At the beginning of December, Donald Crowhurst, the last-departing entrant in the Sunday Times round-the-world single-handed yacht race, began racing
In the middle of November, he had conducted a careful analysis of the faults in his yacht, partly the result of bad planning and bad management and
the rushed departure. One serious potential problem, for example, was that the mechanical pump could not be used to bail out water from the leaky
hull, because a vital length of hose had been left behind. His late departure and impaired speed meant that he would not reach Cape Horn on the return
leg before the onset of the southern winter, while the condition of his yacht meant that he had a less than 50% chance of surviving a winter passage
of Cape Horn. Simply giving up at Cape Town was also a tricky option because of the debts he had incurred.
On the 21st, he had a radio-telephone chat with his friend and chief sponsor at home, Stanley Best. He had prepared notes for a discussion of
retirement from the race, but did not use them. He did give a warning that radio contact would probably diminish, blaming problems with his
From the 6th of December, he was apparently running two navigational logbooks at the same time. One, which he allowed to survive, continues the
genuine navigational record, which he would need for sailing purposes. This shows clearly that he never left the South Atlantic. He would reach the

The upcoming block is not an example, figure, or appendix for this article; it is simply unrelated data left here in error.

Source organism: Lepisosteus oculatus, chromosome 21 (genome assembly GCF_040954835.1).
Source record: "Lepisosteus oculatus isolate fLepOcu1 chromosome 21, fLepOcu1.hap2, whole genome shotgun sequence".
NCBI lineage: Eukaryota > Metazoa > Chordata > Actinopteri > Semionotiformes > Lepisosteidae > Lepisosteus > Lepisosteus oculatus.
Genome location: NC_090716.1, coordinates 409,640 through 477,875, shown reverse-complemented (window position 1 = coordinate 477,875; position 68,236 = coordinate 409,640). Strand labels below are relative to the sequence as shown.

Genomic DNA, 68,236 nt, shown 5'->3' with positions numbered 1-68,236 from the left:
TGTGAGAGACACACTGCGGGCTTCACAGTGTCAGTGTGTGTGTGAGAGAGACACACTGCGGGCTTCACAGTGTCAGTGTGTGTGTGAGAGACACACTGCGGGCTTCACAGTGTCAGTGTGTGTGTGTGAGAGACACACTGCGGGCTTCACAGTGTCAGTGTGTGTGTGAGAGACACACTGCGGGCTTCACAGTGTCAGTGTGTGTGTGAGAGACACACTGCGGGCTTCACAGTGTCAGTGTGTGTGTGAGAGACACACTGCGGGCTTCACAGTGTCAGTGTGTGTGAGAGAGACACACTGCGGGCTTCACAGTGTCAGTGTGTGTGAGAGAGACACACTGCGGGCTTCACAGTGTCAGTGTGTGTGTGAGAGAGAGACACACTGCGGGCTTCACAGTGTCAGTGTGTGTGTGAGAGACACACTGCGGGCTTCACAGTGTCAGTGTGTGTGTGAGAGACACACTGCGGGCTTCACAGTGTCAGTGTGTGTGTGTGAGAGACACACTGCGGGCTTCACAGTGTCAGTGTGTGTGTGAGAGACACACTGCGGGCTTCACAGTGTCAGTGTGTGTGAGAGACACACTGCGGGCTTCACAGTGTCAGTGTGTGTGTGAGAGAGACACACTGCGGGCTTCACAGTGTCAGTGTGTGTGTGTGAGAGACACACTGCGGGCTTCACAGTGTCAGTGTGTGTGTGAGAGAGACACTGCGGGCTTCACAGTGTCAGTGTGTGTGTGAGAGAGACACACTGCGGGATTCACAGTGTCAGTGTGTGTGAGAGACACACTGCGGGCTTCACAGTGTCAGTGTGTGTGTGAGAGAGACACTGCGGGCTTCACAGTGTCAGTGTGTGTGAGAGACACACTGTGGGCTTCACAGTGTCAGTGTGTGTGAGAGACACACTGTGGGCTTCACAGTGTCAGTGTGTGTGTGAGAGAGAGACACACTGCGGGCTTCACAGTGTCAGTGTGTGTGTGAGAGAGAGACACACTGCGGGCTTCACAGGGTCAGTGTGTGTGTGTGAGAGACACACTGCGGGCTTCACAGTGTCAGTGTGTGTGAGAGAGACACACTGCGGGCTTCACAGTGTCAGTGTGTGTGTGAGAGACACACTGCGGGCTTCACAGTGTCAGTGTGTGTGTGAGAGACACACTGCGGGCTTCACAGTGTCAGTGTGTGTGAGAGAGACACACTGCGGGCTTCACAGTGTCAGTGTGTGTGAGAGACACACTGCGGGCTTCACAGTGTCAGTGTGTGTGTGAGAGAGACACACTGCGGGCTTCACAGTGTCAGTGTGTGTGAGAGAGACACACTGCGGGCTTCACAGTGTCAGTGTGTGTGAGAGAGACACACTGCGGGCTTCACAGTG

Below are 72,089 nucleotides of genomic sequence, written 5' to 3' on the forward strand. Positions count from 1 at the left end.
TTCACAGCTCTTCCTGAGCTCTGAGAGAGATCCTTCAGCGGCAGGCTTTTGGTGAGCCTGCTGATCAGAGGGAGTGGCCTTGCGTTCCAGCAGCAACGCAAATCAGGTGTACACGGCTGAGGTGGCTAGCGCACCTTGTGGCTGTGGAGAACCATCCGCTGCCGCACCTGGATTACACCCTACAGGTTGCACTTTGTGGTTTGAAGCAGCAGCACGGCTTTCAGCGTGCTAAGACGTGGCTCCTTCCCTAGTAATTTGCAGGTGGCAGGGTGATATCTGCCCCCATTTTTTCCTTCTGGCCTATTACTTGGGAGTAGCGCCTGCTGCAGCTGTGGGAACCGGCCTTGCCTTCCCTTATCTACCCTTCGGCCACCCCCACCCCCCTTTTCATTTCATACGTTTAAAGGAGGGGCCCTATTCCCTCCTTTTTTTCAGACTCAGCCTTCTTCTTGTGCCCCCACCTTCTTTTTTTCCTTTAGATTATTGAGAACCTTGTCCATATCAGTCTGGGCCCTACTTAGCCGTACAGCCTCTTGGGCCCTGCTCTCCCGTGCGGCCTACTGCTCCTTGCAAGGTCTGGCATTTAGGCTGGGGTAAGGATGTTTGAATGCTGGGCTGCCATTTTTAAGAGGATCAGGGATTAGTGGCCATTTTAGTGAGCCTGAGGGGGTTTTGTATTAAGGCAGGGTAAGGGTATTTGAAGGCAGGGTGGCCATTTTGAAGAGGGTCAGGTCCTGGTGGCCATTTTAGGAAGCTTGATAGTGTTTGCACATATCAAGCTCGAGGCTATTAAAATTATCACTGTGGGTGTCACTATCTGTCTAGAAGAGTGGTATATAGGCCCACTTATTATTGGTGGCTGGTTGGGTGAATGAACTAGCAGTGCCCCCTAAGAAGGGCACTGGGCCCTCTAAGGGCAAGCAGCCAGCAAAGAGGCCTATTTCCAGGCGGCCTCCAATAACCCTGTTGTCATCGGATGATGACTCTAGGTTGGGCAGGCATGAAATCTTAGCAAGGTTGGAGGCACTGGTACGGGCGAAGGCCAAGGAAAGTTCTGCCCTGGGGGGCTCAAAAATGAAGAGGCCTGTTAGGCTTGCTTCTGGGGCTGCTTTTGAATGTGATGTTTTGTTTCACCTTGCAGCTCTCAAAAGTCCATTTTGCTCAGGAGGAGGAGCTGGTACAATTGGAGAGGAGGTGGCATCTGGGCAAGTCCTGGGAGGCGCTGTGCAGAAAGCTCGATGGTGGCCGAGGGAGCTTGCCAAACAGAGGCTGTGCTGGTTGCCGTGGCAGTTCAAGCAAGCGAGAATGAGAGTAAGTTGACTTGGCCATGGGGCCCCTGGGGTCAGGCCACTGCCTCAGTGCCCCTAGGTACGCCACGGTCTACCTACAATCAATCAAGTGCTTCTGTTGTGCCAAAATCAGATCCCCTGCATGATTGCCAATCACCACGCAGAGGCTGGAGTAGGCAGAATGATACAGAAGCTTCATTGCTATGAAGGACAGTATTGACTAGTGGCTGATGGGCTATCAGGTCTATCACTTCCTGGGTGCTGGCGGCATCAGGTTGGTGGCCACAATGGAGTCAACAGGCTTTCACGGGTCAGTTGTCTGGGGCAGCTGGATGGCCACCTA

Falklands in March, after a covert repair-stop in Brazil, and would then sail north again. Meanwhile he was allowing the world to assume that he was
engaged in the expected circumnavigation of Antarctica, and presumably this fictitious journey would have been recorded in the missing logbook.
More direct evidence of fraud has been allowed to survive. He left behind two large plotting sheets covering the period from the 7th to the 11th. One
of them shows the genuine navigational details, with sun-sights etc., of his modest progress past the Cape Verde Islands. On the other sheet, he has
carefully calculated what his daily positions, sun-sight-readings, and so on, would have been
on a slightly different route. "His forgery is,
in many ways, the most impressive bit of technical expertise in the entire voyage. To calcukate backwards from an imagined distance to a series of
daily positions, and from them via declination and other tables to the correct sun-sightings is a formidable and unfamiliar job, much harder than
The point of this exercise was to set up an imaginary "record" single-handed run (243 miles) for the 9th, a record which was duly announced to the
world by radio-telegram a couple of days later.
Source; "The strange voyage of Donald Crowhurst", (ch9), by Nicholas Tomalin and Ron Hall
edit on 9-12-2018 by DISRAELI because: (no reason given)